The remarks echo similar comments made yesterday by Rep. Chris Van Hollen (D-Md.), who said that the problem with the 2700-page bill was not the legislation itself, but the messaging of same: “All of us who are supporters of the legislation should have done a better job of explaining its benefits, and we need to continue to make very clear what the benefits of [Obamacare] are.”

This tack of trying to explain away Obamacare’s unpopularity is perhaps unsurprising.  Implicit in the idea that Democrats need to do a better job explaining the legislation is that the American people need to do a better job of understanding said explanations.  And because said legislation is based upon a paternalistic premise — namely, that all individuals must be forced by their government to buy a product created and defined by a little intellectual elite in a far distant capital – it’s unsurprising that such paternalism would also creep into Democrats’ rationalizations for why the law is unpopular:  Because, they claim, the American people don’t understand it well enough.

That said, it’s interesting how strongly — and consistently — Members of Congress who are retiring, or who have been retired, disagree with the premise that Obamacare’s unpopularity is strictly a messaging problem. Here are some quotes from an article in The Hill from last month:

Rep. Brad Miller (D-NC): ”I think we would all have been better off — President Obama politically, Democrats in Congress politically, and the nation would have been better off — if we had dealt first with the financial system and the other related economic issues and then come back to healthcare.”

Rep. Dennis Cardoza (D-CA): Obamacare should have been done “in digestible pieces that the American public could understand and that we could implement.”

Rep. Barney Frank (D-MA): “I think we paid a terrible price for healthcare….I would not have pushed it as hard. As a matter of fact, after [Sen.] Scott Brown [R-Mass.] won [in January 2010], I suggested going back. I would have started with financial reform, but certainly not healthcare.”

Sen. Jim Webb (D-VA): “I’ll be real frank here…I think that the manner in which the health-care reform issue was put in front of the Congress, the way that the issue was dealt with by the White House, cost Obama a lot of credibility as a leader.”

Rep. Norm Dicks (D-WA): “
It [Obamacare] did hurt us, there’s no doubt about it. The climate out there was really ugly because of it.”

Former Rep. Artur Davis (D-AL): ”I think [Obamacare] is the single least popular piece of major domestic legislation in the last 70 years. It was not popular when it passed; it’s less popular now….I think the worst thing that could happen to Barack Obama’s reelection campaign would be if he had to spend four months this fall explaining what Obamacare 2 would look like.”

The piece de resistance however, might be a quote from now-former Senator Russ Feingold: “I knew the minute I voted for [Obamacare] that that was it.”

Democrats can claim all they want that the problem with Obamacare is the messaging, but the message Sen. Feingold said he received from the American people is — or should be anyway — too big to ignore.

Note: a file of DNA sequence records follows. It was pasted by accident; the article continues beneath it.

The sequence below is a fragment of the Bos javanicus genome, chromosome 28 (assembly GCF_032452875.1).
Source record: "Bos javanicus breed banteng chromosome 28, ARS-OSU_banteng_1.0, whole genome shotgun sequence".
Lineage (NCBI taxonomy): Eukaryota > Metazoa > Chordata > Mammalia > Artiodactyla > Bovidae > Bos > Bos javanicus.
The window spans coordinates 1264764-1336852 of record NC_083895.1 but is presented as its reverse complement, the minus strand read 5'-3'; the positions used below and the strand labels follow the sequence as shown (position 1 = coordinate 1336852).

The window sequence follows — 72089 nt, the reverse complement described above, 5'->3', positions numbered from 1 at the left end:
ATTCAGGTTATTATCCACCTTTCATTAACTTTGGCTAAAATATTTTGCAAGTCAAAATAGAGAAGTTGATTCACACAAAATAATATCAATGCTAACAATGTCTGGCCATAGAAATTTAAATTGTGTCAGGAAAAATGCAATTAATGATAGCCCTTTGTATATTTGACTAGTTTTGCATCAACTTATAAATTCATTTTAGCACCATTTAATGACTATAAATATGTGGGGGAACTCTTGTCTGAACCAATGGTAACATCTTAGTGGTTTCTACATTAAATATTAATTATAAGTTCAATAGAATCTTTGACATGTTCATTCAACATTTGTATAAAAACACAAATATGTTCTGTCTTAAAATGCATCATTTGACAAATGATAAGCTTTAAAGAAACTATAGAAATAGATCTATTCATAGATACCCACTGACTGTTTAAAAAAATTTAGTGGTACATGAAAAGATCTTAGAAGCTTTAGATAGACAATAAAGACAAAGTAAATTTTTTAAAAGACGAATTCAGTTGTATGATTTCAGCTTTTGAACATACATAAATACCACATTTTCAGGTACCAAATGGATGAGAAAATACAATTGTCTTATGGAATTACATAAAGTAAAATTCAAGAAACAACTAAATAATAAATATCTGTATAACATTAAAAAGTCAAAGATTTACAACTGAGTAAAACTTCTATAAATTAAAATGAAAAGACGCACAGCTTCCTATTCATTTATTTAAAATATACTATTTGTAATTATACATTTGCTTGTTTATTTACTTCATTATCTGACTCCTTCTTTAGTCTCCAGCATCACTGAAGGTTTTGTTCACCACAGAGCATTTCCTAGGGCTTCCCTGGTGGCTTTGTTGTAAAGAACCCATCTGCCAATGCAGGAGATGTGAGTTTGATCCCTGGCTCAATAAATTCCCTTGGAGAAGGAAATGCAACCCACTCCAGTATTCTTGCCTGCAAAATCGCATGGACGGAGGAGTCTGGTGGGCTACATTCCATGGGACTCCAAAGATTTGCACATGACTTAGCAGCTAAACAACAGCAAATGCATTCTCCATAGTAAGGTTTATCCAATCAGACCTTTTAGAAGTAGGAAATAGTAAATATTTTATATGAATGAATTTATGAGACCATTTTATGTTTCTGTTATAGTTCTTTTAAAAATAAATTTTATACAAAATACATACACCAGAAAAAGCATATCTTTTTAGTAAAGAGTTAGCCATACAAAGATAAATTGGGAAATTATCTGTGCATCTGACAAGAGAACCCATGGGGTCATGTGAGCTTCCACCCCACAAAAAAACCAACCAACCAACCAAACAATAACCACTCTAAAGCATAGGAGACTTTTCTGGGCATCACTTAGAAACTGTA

Obamacare and “The Bright Light of Day”

In a post on the White House blog yesterday, OMB Director Lew chided Congress in general, and Republicans in particular, for daring to attach policy riders to appropriations measures currently working their way through Congress.  Of particular note was the sentence in which Lew stated that “ending health care and Wall Street reform are major policy choices that should be made in the bright light of day, and not attached to appropriations bills needed to keep the government operating.”

Seeing as how Director Lew suggested that Republicans are afraid of considering an Obamacare repeal “in the bright light of day,” it’s worth remembering the absurd lengths this Administration and Democrats in Congress went to in order to enact Obamacare in the first place:

  • Candidate Obama repeatedly promised to televise health care negotiations on C-SPAN, “so that people can see who is making arguments on behalf of their constituents, and who are making arguments on behalf of the drug companies or the insurance companies.”  Instead President Obama and Democrats went and drafted their massive 2,700 page law behind closed doors.  Speaker Pelosi took the frequent President’s campaign pledges for transparency so nonchalantly she laughed it off as a joke.
  • The head of the pharmaceutical industry bragged how Administration officials enticed him, and other industry groups, to cut secret agreements to support Obamacare: “We were assured: ‘We need somebody to come in first.  If you come in first, you will have a rock-solid deal.’”  The details of that “rock-solid deal” between the Administration and Big Pharma have STILL not been released publicly.
  • President Obama himself admitted in a January 2010 interview with Diane Sawyer that “amongst supporters…we just don’t know what’s going on” behind closed doors.  He and Democrats promptly re-grouped, drafting new language to pass the bill – behind closed doors.
  • Democrat Members of Congress said they couldn’t be bothered to read the bill – because it was a waste of time, they needed lawyers to read the bill for them, and because “we have to make judgments very fast.”  Democrat leaders admitted that “If every Member pledged to not vote for it if they hadn’t read it in its entirety, I think we would have very few votes.”